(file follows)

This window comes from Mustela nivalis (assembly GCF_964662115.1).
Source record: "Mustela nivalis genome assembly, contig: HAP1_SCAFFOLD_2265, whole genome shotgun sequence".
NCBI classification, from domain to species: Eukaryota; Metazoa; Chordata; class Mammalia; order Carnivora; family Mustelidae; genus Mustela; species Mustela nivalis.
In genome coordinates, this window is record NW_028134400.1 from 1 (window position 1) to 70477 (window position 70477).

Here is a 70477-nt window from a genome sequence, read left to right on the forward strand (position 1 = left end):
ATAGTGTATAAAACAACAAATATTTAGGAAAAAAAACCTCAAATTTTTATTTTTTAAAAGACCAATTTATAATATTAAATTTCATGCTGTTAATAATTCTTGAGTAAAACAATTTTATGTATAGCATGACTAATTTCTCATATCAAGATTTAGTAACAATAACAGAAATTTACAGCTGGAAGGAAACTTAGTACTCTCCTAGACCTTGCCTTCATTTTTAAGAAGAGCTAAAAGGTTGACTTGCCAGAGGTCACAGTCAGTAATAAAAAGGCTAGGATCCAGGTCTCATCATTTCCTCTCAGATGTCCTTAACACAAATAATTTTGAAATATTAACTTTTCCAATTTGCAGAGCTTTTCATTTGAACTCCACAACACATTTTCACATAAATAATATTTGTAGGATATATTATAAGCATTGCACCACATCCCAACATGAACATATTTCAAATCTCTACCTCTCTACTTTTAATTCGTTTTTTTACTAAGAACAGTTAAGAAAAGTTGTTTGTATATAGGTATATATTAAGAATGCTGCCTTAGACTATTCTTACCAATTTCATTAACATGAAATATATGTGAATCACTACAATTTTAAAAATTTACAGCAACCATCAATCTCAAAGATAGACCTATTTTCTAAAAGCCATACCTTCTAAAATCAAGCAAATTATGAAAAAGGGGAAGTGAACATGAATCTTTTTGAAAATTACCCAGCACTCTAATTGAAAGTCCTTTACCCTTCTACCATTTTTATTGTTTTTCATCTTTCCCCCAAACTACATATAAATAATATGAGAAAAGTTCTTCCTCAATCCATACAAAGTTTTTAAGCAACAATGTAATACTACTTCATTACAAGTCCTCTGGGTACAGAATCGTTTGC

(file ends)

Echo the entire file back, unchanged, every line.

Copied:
This window comes from Mustela nivalis (assembly GCF_964662115.1).
Source record: "Mustela nivalis genome assembly, contig: HAP1_SCAFFOLD_2265, whole genome shotgun sequence".
NCBI classification, from domain to species: Eukaryota; Metazoa; Chordata; class Mammalia; order Carnivora; family Mustelidae; genus Mustela; species Mustela nivalis.
In genome coordinates, this window is record NW_028134400.1 from 1 (window position 1) to 70477 (window position 70477).

Here is a 70477-nt window from a genome sequence, read left to right on the forward strand (position 1 = left end):
ATAGTGTATAAAACAACAAATATTTAGGAAAAAAAACCTCAAATTTTTATTTTTTAAAAGACCAATTTATAATATTAAATTTCATGCTGTTAATAATTCTTGAGTAAAACAATTTTATGTATAGCATGACTAATTTCTCATATCAAGATTTAGTAACAATAACAGAAATTTACAGCTGGAAGGAAACTTAGTACTCTCCTAGACCTTGCCTTCATTTTTAAGAAGAGCTAAAAGGTTGACTTGCCAGAGGTCACAGTCAGTAATAAAAAGGCTAGGATCCAGGTCTCATCATTTCCTCTCAGATGTCCTTAACACAAATAATTTTGAAATATTAACTTTTCCAATTTGCAGAGCTTTTCATTTGAACTCCACAACACATTTTCACATAAATAATATTTGTAGGATATATTATAAGCATTGCACCACATCCCAACATGAACATATTTCAAATCTCTACCTCTCTACTTTTAATTCGTTTTTTTACTAAGAACAGTTAAGAAAAGTTGTTTGTATATAGGTATATATTAAGAATGCTGCCTTAGACTATTCTTACCAATTTCATTAACATGAAATATATGTGAATCACTACAATTTTAAAAATTTACAGCAACCATCAATCTCAAAGATAGACCTATTTTCTAAAAGCCATACCTTCTAAAATCAAGCAAATTATGAAAAAGGGGAAGTGAACATGAATCTTTTTGAAAATTACCCAGCACTCTAATTGAAAGTCCTTTACCCTTCTACCATTTTTATTGTTTTTCATCTTTCCCCCAAACTACATATAAATAATATGAGAAAAGTTCTTCCTCAATCCATACAAAGTTTTTAAGCAACAATGTAATACTACTTCATTACAAGTCCTCTGGGTACAGAATCGTTTGC